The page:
Hispano-Suiza made history again, this time in the air rather than on the road. Sadi Lecointre flew a plane with 300-HP Hispano-Suiza engine over 375 km/h, shattering the world speed record. Another aeroplane powered by a Hispano-Suiza engine flew 4,700 km non-stop from Paris to Omsk in only 29 hours. 

It wasn’t all planes, however. Advances in engineering for the air were transferred to the technology on the ground and Hispano-Suiza engines were sought after by prestige car manufacturers across the world. Many Rolls-Royce cars were made on the back of Hispano-Suiza patents for engines and power brakes.


After 30 years, Hispano-Suiza decided to scale down automobile production in favour of building aircraft engines.

Automobile manufacture comes to an end, as Hispano-Suiza concentrates on the production of aircraft engines and builds a wind tunnel in Bois-Colombes for engine testing.

Thankfully, however, they managed to produce one more beautiful car before they threw the towel in. The 1938 Hispano-Suiza Dubonnet Xenia has got to be one of the finest examples of automotive Art Deco: find a car that can challenge its contoured grace and angular perfection. Whatever angle you view this classic from you can only marvel at it.

Based on the Hispano-Suiza H6, the Xenia was heavily modified with independent suspension that had been designed by Andre Dubonnet. Each wheel was delicately placed on a single arm extending forward from kingpins at the end of the axle. Meanwhile there were sealed, oil-lubricated coil springs and shock absorbers to complete the “Dubonnet suspension”. This concept was later licensed to Alfa Romeo, Simca and sold to General Motors.

This suspension, however, is an otherwise faultless classics Achilles heel. The sealed coil springs were rather susceptible to leaks and proved wildly expensive to repair. What came with a look-at-me bang left with a sheepish post-war whimper.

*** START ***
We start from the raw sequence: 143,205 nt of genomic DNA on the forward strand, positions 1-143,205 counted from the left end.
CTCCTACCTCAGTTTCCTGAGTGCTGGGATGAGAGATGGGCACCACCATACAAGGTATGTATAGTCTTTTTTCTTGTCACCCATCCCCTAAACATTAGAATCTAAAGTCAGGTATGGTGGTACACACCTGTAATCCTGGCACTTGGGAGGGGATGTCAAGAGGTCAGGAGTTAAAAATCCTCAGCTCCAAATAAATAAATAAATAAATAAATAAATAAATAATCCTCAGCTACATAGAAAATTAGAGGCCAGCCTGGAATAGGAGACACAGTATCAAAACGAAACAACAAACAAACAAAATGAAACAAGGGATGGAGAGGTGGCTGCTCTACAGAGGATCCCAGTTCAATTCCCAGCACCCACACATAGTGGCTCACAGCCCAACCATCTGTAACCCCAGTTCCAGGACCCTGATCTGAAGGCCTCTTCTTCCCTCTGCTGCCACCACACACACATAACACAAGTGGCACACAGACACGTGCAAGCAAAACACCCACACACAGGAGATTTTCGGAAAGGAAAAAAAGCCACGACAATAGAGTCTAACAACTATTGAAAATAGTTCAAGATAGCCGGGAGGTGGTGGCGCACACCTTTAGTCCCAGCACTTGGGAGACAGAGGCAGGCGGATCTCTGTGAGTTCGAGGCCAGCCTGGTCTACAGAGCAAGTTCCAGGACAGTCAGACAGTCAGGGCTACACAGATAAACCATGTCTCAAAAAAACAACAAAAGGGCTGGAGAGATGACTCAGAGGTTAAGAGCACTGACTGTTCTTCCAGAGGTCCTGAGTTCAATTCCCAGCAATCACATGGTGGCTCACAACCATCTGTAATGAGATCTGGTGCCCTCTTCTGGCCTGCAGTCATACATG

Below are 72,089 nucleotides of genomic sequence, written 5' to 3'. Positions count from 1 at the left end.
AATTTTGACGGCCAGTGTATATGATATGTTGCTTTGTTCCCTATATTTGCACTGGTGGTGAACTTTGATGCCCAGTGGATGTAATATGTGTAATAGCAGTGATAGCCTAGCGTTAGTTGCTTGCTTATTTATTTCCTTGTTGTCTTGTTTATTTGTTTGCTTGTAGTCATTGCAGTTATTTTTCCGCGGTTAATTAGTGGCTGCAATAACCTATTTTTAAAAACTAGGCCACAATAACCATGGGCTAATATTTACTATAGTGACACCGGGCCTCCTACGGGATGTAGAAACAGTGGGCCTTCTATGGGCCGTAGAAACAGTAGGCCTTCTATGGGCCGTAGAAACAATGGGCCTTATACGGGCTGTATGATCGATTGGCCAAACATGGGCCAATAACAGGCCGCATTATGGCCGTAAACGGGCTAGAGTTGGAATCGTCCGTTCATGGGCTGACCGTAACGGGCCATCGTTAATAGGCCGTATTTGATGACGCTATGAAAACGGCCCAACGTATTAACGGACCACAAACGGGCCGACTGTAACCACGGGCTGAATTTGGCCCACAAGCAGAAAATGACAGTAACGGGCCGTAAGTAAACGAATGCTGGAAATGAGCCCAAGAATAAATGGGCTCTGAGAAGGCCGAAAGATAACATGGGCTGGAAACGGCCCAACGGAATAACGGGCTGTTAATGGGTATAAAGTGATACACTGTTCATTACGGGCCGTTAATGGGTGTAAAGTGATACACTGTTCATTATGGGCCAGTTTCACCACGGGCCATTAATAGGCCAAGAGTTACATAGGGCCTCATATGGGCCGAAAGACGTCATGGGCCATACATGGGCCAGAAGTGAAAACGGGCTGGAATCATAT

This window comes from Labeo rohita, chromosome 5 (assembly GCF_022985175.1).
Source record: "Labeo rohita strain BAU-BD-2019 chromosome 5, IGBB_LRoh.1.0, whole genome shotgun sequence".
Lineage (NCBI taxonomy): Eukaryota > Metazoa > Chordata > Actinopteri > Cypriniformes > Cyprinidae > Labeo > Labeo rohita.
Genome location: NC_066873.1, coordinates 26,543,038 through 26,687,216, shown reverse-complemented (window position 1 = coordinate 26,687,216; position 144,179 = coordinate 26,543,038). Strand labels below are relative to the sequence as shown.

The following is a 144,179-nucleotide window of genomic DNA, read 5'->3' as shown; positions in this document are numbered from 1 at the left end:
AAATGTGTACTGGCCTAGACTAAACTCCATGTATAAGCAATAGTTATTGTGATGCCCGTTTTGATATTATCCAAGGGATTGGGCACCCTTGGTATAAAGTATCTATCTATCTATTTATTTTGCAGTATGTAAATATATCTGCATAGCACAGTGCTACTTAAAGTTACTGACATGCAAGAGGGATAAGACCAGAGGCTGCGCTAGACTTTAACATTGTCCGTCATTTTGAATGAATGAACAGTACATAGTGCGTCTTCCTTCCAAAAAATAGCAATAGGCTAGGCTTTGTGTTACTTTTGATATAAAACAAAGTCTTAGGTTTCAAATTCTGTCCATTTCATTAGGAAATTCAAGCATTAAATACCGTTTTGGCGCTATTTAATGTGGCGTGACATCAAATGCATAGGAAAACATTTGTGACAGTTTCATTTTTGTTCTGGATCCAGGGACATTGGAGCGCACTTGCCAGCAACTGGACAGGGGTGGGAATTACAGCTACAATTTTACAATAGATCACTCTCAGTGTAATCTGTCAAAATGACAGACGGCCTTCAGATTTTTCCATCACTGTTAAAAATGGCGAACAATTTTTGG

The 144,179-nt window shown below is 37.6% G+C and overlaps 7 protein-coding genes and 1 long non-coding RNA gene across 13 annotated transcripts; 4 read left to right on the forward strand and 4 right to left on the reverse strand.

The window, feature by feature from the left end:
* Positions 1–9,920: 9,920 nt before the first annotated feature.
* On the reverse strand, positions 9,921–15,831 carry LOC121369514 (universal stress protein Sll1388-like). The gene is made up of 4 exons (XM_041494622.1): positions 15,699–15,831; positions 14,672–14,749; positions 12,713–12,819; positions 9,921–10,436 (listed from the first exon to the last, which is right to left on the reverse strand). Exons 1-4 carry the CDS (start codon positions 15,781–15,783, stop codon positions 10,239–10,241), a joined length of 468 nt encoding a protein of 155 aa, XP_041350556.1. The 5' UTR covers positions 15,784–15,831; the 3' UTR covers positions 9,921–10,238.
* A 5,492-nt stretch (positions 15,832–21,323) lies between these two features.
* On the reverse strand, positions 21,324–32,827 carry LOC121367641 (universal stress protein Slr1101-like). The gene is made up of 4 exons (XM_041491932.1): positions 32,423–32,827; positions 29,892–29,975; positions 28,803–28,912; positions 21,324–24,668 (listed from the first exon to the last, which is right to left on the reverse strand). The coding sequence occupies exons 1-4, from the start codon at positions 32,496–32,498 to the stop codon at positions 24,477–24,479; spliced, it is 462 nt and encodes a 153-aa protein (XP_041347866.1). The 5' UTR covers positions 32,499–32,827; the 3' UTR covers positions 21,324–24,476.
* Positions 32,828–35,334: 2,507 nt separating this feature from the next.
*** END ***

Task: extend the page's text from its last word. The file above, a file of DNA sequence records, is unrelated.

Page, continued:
It is the hand-built coachwork that truly inspires. Jacques Saoutchik worked those “French curves” for all they are worth and creates a stunning Art Deco masterpiece.

But there the story ends. What a way to go out! Hispano-Suiza continued to toy with cars after this but its attention was elsewhere.

The 1940s and beyond

The 1940s saw Hispano-Suiza team up with a group of Spanish industrialists to form the Sociedad Ibérica de Automóviles de Turismo (S.I.A.T.), which formed Spain's first mass-production car makers SEAT.

Hispano-Suiza itself decided to stick to the aerospace industry, however, and also broke out into gas turbines and building turbochargers.

The future?

However, Hispano-Suiza may be entering back into car production in the future. They released a new Hispano-Suiza – a hypercar that is an aluminium, magnesium and carbon fibre Audi R8 V10, with two extra superchargers. This gives the car 750 horsepower, an ability to reach 100km/h in 3.3 seconds and a top speed of a blistering 340 km per hour.

While Hispano-Suiza is doing just fine producing some of the most powerful and efficient engines in the world we will just have to wait and see if these make it into any cars in the future.

And we will also simply have to hope that there is another Jacques Saoutchik to house this performance in a body with all the grace and angular style of a jazz dancer.


Discover more about Hispano-Suiza

Official site

Information from the Safran Group (Snecma) about Hispano-Suiza

Hispano-Suiza Society

The Facebook fan page for the Society

The Art Deco Beauty of the H6C Dubonnet Xenia

Discover a gallery of stunning images of this masterpiece

Jay Leno visits the Mullin Museum’s H6C Dubonnet Xenia

YouTube posting of a twenty minute documentary about this Art Deco classic car

Hispano-Suiza for sale